Tunisia says consular staff kidnapped in Libya returned home
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Ten members of Tunisia’s diplomatic staff kidnapped in Libya a week ago have been freed and returned to Tunis on Friday, and the Tunisian government has shut down its consular operations in Tripoli.
No group has claimed responsibility for the abduction. Armed groups in Libya have repeatedly kidnapped diplomats and foreign nationals to pressure their governments to free Libyan militants held in jails overseas.
Libya’s two rival governments - one internationally recognised in the east and the other self-declared in Tripoli - are fighting for control, four years after the fall of strongman Muammar Gaddafi.
Tunisia had been one of the few countries to keep a diplomatic presence in Tripoli.
Most Western governments and companies pulled out last summer when the armed faction called Libya Dawn took over the capital and set up its own government.
Three of the 10 Tunisians had been freed earlier in the week after talks between the captors and the Tripoli government. Seven more freed hostages arrived in Tunis on Friday, to be greeted by government officials and family.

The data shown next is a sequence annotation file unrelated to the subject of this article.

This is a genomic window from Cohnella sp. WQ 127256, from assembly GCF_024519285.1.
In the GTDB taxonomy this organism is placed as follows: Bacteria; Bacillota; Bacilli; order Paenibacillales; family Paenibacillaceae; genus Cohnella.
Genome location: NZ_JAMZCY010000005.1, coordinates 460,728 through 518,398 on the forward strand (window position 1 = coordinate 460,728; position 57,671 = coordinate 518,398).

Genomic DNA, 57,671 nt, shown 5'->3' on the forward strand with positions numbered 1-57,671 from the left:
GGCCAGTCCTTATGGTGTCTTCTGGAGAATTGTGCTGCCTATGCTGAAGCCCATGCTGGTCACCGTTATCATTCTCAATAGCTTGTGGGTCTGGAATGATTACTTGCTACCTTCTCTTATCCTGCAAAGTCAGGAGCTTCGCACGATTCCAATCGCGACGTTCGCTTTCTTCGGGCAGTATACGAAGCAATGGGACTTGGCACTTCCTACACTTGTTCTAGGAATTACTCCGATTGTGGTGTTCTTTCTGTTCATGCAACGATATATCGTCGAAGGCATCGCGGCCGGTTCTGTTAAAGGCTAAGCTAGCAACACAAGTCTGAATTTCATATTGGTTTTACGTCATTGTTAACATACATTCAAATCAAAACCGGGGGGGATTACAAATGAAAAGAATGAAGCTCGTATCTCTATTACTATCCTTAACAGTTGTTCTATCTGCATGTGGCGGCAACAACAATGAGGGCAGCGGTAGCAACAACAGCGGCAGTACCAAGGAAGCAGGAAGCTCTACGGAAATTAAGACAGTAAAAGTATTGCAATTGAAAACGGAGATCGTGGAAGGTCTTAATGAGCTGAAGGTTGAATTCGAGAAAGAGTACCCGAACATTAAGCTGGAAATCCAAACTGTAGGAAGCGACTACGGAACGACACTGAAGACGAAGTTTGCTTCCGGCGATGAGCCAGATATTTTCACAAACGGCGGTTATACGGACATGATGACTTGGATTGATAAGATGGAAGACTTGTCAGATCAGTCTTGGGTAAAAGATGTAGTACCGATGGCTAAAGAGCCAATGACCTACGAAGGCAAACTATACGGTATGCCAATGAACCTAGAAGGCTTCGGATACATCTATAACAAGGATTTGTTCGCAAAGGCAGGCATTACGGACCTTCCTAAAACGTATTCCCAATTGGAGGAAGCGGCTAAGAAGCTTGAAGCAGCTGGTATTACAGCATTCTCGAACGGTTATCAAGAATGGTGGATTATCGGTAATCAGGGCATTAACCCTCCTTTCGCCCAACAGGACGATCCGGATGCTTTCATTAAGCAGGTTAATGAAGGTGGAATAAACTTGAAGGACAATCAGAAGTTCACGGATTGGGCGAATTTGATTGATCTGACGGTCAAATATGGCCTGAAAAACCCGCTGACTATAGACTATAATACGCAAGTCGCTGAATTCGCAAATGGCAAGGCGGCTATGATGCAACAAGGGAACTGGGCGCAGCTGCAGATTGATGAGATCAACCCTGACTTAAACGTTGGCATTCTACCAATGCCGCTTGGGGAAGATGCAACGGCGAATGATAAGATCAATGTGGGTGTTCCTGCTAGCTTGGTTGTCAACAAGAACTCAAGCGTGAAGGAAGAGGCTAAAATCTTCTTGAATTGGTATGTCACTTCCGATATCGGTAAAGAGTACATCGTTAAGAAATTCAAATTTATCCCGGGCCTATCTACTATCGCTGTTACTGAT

“All 23 staff from the consulate have now returned and we have decided to close the consulate in Tripoli because they cannot guarantee our security. These armed militias are not under state control,” Foreign Minister Taieb Bakouch told reporters.
“Our advice to all Tunisians is leave Libya and return immediately. We cannot again be subject to any blackmail.”
He gave no details about negotiations to free the staff, who were kidnapped from the consulate. Their release came after a Tunisian court ruled on Thursday that Libyan Walid Kalib could be extradited.
Kalib is a member of the Libya Dawn, a loose coalition of former anti-Gaddafi rebels and Islamist-leaning fighters, who was arrested in Tunisia last month. Gunmen had stormed the consulate in Tripoli and kidnapped the Tunisians after the Tunisian court, in a previous ruling, refused to release him.
Both governments are allied with two loose coalitions of armed groups, former rebel brigades and fighters, both claiming the mantle of the country’s true army. But those factions are themselves fractured and their loyalties more often to regional, tribal or local commanders.
In the security vacuum, Islamist militants allied to the Islamic State and other hard-line groups have also gained a foothold in Libya to train, seek refuge and attack neighbouring countries.
United Nations negotiators are trying to broker a peace agreement between the two factions and form a unity government. Western powers fear their standoff is creating a failed state just across the Mediterranean sea from mainland Europe.